What the Election Means for Health and Health Care… The Country Needs More Providers, Better Mental Health and Elder Care, and an End to Poverty
Nov 27, 2012, 9:00 AM, Posted by Carolyn Montoya
Carolyn Montoya, RN, MSN, CPNP, is a fellow with the Robert Wood Johnson Foundation (RWJF) Nursing and Health Policy Collaborative at the University of New Mexico. A PhD Candidate, Montoya serves on the New Mexico Medicaid Advisory Committee, an advisory body to the Secretary of the state’s Human Services Department and the Director of the Medical Assistance Division Director. The RWJF Human Capital Blog asked scholars and fellows from a few of its programs to consider what the election results will mean for health and health care in the United States.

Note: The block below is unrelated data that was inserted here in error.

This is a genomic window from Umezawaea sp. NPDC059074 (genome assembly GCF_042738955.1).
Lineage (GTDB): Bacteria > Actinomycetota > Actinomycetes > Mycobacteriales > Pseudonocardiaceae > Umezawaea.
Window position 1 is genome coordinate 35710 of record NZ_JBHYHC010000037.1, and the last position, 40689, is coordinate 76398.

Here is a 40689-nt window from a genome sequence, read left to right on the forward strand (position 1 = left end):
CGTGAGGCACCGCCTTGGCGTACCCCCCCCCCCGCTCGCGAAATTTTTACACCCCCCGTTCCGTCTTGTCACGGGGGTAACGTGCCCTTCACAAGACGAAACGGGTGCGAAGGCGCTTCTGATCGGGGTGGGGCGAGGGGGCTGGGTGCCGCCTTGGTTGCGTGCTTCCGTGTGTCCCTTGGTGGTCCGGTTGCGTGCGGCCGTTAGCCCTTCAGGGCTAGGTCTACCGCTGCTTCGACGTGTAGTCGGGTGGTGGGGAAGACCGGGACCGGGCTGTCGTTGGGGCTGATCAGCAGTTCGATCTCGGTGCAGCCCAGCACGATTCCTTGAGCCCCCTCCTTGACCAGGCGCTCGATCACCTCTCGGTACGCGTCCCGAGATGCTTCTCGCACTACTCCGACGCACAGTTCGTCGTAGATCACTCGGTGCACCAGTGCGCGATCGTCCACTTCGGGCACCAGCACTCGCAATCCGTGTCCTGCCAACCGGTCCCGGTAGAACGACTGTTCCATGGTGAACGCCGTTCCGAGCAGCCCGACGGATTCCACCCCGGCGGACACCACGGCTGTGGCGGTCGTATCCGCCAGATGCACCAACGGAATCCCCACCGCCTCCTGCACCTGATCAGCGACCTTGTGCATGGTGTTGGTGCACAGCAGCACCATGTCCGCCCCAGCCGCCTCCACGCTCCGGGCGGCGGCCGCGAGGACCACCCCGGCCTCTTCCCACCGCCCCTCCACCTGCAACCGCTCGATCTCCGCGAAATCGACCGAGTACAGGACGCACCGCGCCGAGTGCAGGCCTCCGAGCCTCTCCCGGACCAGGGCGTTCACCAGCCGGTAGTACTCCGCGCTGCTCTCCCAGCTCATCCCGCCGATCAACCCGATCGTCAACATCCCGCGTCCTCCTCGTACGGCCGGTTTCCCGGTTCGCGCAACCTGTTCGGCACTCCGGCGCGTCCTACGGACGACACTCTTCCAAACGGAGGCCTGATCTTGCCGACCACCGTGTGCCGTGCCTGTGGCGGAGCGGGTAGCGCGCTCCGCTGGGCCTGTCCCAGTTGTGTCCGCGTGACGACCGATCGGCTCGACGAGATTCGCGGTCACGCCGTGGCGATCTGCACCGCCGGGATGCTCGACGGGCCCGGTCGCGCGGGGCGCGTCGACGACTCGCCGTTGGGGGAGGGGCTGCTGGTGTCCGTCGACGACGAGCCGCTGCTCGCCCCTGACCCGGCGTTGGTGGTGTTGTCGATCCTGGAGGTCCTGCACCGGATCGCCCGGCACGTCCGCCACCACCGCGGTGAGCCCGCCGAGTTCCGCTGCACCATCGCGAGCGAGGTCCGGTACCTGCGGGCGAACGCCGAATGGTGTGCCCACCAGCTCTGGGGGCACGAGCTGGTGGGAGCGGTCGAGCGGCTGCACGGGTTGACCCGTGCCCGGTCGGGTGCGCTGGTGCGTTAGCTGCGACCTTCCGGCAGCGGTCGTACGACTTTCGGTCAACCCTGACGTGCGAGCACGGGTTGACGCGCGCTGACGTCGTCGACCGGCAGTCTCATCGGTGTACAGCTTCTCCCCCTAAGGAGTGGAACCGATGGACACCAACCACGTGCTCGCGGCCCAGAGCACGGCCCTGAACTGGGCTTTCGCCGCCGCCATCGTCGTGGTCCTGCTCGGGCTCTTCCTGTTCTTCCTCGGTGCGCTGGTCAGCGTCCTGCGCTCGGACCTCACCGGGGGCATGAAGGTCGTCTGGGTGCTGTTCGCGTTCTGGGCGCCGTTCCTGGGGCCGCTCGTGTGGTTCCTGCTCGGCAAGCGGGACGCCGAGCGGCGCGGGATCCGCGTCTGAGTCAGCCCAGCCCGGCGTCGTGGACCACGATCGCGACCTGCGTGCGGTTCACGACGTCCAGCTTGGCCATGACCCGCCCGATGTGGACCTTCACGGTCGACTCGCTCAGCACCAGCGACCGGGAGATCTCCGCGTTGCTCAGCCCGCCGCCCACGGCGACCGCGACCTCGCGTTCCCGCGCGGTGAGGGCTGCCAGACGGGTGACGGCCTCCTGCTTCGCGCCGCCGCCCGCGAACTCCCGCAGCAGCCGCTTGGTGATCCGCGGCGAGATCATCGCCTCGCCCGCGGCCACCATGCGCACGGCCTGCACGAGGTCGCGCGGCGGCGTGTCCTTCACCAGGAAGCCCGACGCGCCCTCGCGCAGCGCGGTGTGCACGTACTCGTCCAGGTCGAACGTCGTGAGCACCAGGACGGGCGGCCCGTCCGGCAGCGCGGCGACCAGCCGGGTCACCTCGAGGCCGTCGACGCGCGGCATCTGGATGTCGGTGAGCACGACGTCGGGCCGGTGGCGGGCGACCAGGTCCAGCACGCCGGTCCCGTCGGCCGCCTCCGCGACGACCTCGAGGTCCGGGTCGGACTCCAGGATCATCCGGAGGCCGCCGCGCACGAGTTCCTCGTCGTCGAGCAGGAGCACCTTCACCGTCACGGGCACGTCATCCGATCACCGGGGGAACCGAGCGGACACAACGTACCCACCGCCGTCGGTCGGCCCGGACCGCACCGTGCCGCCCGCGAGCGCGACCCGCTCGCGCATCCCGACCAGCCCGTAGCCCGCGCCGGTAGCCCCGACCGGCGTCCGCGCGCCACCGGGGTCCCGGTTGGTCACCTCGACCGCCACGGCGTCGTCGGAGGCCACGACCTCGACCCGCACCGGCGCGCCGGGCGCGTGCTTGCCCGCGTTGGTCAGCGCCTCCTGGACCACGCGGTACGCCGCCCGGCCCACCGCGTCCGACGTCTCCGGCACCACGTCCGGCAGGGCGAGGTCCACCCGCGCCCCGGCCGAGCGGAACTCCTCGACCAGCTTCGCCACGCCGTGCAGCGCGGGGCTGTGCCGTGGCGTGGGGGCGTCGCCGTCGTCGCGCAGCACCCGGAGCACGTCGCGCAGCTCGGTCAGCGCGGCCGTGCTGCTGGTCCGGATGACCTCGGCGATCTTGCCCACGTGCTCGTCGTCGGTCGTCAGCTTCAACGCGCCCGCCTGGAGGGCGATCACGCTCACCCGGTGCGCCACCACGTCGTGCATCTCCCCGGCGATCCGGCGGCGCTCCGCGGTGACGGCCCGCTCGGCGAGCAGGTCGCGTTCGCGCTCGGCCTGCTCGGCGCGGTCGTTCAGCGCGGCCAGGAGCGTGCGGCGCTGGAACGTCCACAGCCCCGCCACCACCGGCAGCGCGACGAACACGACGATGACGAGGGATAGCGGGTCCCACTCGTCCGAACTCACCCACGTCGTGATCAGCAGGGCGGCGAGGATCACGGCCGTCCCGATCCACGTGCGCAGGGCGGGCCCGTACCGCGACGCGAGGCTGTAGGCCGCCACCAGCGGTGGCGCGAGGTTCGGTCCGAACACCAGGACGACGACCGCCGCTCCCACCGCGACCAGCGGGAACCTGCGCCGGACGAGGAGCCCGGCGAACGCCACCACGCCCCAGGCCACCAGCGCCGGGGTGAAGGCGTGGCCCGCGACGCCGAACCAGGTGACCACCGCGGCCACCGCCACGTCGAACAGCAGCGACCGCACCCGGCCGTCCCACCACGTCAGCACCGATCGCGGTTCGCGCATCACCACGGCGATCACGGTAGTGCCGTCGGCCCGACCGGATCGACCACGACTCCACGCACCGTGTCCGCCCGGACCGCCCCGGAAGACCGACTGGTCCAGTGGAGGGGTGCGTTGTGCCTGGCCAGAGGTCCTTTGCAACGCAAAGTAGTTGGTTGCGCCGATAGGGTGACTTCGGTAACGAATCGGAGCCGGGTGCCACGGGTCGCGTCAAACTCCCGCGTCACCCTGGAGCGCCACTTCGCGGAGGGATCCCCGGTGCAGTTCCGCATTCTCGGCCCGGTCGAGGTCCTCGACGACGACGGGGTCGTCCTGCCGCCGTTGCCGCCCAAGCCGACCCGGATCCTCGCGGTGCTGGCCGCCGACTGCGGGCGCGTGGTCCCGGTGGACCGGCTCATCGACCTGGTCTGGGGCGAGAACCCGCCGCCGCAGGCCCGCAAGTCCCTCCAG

Human Capital Blog: Do you think there will be fewer challenges to the Affordable Care Act and more attention to how to implement it?
Montoya: Now that the election is over, the reality is that the Affordable Care Act (ACA) will not be repealed. As we go forward with the ACA in place, a strong emphasis should be placed on evaluation. Outcome measures, such low rates of diabetes complications or increased immunization rates, will be essential in terms of being able to establish what aspects of the ACA are working and which ones need to be revised.